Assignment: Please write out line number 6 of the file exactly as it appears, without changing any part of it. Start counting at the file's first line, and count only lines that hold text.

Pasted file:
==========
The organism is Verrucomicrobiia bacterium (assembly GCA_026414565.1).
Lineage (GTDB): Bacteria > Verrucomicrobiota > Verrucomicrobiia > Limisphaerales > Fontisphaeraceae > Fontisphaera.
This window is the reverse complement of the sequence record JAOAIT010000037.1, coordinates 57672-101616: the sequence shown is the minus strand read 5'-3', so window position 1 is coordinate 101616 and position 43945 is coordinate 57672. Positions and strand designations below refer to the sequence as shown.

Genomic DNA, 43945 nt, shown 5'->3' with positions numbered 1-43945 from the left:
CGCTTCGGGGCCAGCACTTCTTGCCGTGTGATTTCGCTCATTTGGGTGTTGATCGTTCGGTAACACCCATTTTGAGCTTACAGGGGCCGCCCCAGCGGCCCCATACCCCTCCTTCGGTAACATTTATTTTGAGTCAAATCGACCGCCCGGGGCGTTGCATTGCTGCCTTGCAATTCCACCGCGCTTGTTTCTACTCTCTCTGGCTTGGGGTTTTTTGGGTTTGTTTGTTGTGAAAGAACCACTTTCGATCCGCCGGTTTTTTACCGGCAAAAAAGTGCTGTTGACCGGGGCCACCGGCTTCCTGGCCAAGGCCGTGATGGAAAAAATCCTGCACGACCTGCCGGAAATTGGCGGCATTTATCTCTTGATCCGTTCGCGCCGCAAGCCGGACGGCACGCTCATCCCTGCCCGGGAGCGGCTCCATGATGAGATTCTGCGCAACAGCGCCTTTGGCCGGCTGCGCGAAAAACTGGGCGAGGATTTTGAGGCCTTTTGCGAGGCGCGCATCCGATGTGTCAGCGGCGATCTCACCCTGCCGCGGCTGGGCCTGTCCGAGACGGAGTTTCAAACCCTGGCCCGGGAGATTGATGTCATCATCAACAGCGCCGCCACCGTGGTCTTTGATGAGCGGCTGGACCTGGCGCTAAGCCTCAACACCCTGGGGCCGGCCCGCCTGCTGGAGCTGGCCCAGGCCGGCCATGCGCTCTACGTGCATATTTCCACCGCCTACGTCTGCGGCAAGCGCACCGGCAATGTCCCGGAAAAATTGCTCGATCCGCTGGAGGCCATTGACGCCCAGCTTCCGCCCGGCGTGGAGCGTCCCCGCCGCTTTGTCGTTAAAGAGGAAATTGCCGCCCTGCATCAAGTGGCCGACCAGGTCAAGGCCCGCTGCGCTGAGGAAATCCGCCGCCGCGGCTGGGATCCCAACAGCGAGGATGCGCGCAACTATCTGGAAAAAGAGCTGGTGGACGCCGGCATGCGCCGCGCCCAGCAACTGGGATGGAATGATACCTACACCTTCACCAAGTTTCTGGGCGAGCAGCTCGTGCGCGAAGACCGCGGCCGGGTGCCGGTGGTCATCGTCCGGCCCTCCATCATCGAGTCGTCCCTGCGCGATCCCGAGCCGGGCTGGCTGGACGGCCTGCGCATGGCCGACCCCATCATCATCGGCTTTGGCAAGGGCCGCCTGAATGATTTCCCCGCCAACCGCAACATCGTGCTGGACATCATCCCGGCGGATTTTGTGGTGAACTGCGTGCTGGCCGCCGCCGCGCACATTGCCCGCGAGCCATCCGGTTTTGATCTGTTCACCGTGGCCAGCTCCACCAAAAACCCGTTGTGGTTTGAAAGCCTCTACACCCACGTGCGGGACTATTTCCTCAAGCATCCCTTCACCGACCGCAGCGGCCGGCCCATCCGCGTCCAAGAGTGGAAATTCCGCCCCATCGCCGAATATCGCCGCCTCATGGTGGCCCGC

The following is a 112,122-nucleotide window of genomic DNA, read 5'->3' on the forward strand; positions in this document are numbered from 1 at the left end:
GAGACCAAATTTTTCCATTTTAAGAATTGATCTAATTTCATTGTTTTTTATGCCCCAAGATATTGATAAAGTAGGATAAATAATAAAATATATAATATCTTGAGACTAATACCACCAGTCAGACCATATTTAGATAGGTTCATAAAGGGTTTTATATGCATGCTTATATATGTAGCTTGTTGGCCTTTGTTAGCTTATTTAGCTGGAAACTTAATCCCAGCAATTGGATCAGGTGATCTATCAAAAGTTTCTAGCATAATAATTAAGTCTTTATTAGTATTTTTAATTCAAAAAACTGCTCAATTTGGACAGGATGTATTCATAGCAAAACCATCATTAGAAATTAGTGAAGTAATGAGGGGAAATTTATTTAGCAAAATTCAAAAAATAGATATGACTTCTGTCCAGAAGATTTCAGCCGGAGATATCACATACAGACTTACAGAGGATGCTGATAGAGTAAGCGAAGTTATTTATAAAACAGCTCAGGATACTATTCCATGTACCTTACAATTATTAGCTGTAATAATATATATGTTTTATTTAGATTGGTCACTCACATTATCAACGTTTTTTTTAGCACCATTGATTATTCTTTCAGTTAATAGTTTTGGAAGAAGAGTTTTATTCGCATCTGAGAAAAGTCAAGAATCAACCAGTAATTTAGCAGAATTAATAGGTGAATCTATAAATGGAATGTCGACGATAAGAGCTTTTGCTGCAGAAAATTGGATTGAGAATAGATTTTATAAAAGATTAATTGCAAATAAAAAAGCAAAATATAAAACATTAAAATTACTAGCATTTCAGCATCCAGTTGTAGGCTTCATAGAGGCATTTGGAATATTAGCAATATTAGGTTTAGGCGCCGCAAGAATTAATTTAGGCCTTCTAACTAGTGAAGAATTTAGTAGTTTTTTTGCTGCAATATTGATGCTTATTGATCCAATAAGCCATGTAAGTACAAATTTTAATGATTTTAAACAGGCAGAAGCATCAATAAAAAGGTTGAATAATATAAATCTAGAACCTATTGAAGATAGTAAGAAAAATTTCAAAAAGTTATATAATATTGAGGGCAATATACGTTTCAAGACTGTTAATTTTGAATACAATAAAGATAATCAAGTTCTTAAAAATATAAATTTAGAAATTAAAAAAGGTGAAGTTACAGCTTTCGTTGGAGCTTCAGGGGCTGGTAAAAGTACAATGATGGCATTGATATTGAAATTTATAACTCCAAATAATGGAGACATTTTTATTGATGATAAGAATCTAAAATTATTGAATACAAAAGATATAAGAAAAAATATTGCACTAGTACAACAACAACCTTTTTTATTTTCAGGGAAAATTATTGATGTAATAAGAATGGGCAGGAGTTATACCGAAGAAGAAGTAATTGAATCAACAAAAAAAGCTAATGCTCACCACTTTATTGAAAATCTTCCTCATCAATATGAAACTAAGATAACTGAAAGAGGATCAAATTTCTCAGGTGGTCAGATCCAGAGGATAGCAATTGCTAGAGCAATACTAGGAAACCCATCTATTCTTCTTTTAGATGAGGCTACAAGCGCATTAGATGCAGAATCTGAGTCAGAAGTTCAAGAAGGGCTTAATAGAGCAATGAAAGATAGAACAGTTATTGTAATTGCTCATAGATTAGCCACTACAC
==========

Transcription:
The following is a 112,122-nucleotide window of genomic DNA, read 5'->3' on the forward strand; positions in this document are numbered from 1 at the left end: